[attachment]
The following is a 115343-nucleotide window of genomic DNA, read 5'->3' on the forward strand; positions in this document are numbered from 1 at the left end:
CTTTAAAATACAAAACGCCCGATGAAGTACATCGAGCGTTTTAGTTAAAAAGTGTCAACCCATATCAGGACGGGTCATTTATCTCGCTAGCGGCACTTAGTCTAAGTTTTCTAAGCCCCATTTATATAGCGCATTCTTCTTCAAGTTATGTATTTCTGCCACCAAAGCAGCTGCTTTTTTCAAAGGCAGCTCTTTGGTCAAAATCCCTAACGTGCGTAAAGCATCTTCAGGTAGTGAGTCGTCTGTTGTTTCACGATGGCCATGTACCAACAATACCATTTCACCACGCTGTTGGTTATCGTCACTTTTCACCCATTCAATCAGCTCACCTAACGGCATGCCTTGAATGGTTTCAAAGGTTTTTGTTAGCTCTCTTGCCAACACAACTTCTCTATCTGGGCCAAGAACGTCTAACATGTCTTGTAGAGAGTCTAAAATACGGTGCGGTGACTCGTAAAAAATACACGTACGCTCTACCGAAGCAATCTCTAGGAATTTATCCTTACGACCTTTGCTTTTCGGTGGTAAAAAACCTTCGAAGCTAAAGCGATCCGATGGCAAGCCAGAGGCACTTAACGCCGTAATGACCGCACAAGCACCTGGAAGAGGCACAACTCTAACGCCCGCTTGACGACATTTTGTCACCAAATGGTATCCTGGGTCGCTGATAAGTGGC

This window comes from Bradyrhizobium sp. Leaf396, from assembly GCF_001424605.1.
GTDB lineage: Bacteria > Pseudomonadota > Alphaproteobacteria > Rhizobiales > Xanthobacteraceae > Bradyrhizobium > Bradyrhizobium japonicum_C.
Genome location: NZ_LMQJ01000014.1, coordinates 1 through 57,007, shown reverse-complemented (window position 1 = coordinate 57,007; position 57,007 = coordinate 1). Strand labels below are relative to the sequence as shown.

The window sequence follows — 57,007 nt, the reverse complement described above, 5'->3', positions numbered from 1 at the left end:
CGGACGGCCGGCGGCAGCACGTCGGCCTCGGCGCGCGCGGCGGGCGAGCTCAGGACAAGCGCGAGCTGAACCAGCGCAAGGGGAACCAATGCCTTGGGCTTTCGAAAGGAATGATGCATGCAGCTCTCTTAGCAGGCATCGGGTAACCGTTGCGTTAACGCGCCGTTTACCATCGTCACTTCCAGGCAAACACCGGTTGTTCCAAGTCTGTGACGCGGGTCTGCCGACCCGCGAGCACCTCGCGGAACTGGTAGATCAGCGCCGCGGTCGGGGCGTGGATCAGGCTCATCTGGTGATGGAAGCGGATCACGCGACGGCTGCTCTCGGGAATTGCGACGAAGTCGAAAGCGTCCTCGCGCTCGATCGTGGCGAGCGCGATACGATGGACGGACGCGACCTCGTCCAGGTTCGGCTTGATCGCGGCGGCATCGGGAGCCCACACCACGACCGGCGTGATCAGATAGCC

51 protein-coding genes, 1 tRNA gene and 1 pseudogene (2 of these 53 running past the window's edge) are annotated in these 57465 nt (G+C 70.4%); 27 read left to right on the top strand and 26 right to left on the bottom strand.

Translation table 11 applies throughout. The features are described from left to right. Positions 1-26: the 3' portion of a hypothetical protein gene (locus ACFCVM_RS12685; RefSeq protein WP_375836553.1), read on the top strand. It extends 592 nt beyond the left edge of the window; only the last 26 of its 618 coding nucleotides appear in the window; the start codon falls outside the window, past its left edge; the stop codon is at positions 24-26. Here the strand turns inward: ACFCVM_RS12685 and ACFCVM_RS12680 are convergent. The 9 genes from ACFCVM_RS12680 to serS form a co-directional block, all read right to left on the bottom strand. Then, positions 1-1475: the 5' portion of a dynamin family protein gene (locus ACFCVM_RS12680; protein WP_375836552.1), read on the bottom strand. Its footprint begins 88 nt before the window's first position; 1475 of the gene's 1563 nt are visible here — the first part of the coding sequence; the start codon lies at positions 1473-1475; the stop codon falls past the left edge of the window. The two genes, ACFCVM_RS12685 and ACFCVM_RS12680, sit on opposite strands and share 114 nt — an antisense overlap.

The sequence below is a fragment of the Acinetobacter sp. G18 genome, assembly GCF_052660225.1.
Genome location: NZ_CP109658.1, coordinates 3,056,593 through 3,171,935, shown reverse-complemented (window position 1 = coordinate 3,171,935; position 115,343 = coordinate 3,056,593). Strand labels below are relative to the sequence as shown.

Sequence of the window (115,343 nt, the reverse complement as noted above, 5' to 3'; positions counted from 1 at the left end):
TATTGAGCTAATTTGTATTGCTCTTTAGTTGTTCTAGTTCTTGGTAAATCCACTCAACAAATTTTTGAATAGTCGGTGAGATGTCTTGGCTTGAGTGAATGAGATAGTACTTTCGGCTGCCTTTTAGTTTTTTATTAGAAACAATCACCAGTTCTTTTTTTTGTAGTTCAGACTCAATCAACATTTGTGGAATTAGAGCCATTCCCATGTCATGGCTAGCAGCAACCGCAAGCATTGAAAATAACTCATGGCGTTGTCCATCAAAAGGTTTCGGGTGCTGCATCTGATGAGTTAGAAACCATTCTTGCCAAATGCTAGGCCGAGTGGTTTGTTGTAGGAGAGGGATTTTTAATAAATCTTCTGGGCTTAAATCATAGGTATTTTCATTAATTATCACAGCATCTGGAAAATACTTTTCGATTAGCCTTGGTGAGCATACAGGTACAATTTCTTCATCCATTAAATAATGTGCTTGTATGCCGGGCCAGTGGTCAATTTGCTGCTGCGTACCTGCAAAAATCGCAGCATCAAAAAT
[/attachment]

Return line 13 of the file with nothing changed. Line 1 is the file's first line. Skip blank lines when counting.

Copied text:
TATTGAGCTAATTTGTATTGCTCTTTAGTTGTTCTAGTTCTTGGTAAATCCACTCAACAAATTTTTGAATAGTCGGTGAGATGTCTTGGCTTGAGTGAATGAGATAGTACTTTCGGCTGCCTTTTAGTTTTTTATTAGAAACAATCACCAGTTCTTTTTTTTGTAGTTCAGACTCAATCAACATTTGTGGAATTAGAGCCATTCCCATGTCATGGCTAGCAGCAACCGCAAGCATTGAAAATAACTCATGGCGTTGTCCATCAAAAGGTTTCGGGTGCTGCATCTGATGAGTTAGAAACCATTCTTGCCAAATGCTAGGCCGAGTGGTTTGTTGTAGGAGAGGGATTTTTAATAAATCTTCTGGGCTTAAATCATAGGTATTTTCATTAATTATCACAGCATCTGGAAAATACTTTTCGATTAGCCTTGGTGAGCATACAGGTACAATTTCTTCATCCATTAAATAATGTGCTTGTATGCCGGGCCAGTGGTCAATTTGCTGCTGCGTACCTGCAAAAATCGCAGCATCAAAAAT